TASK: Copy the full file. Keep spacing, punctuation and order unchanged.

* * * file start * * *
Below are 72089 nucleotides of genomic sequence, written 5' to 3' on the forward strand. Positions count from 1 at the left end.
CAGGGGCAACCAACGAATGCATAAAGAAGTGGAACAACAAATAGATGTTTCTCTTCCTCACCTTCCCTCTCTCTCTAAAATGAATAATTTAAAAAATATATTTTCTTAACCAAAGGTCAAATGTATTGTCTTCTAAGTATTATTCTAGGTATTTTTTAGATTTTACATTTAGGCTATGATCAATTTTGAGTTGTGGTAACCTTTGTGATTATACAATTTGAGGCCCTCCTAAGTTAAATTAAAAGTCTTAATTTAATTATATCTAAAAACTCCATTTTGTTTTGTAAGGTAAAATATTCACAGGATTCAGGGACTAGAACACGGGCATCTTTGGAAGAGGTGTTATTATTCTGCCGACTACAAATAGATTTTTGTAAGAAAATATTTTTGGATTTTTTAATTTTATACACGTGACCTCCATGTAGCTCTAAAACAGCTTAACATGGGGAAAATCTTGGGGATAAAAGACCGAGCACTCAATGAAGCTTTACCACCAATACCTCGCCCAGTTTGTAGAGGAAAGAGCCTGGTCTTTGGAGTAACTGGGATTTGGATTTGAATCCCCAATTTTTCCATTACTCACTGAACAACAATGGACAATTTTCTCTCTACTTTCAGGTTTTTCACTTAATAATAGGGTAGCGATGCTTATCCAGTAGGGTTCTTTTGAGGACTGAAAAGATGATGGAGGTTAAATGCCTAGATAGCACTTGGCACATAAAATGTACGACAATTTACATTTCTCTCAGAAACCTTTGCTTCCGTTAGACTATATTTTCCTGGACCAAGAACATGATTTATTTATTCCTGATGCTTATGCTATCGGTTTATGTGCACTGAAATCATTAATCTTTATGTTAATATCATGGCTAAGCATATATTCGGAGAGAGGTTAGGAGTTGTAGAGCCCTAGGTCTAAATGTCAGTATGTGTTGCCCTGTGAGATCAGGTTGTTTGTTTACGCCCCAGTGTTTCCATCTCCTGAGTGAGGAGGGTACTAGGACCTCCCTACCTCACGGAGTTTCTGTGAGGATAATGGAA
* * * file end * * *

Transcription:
Below are 72089 nucleotides of genomic sequence, written 5' to 3' on the forward strand. Positions count from 1 at the left end.
CAGGGGCAACCAACGAATGCATAAAGAAGTGGAACAACAAATAGATGTTTCTCTTCCTCACCTTCCCTCTCTCTCTAAAATGAATAATTTAAAAAATATATTTTCTTAACCAAAGGTCAAATGTATTGTCTTCTAAGTATTATTCTAGGTATTTTTTAGATTTTACATTTAGGCTATGATCAATTTTGAGTTGTGGTAACCTTTGTGATTATACAATTTGAGGCCCTCCTAAGTTAAATTAAAAGTCTTAATTTAATTATATCTAAAAACTCCATTTTGTTTTGTAAGGTAAAATATTCACAGGATTCAGGGACTAGAACACGGGCATCTTTGGAAGAGGTGTTATTATTCTGCCGACTACAAATAGATTTTTGTAAGAAAATATTTTTGGATTTTTTAATTTTATACACGTGACCTCCATGTAGCTCTAAAACAGCTTAACATGGGGAAAATCTTGGGGATAAAAGACCGAGCACTCAATGAAGCTTTACCACCAATACCTCGCCCAGTTTGTAGAGGAAAGAGCCTGGTCTTTGGAGTAACTGGGATTTGGATTTGAATCCCCAATTTTTCCATTACTCACTGAACAACAATGGACAATTTTCTCTCTACTTTCAGGTTTTTCACTTAATAATAGGGTAGCGATGCTTATCCAGTAGGGTTCTTTTGAGGACTGAAAAGATGATGGAGGTTAAATGCCTAGATAGCACTTGGCACATAAAATGTACGACAATTTACATTTCTCTCAGAAACCTTTGCTTCCGTTAGACTATATTTTCCTGGACCAAGAACATGATTTATTTATTCCTGATGCTTATGCTATCGGTTTATGTGCACTGAAATCATTAATCTTTATGTTAATATCATGGCTAAGCATATATTCGGAGAGAGGTTAGGAGTTGTAGAGCCCTAGGTCTAAATGTCAGTATGTGTTGCCCTGTGAGATCAGGTTGTTTGTTTACGCCCCAGTGTTTCCATCTCCTGAGTGAGGAGGGTACTAGGACCTCCCTACCTCACGGAGTTTCTGTGAGGATAATGGAA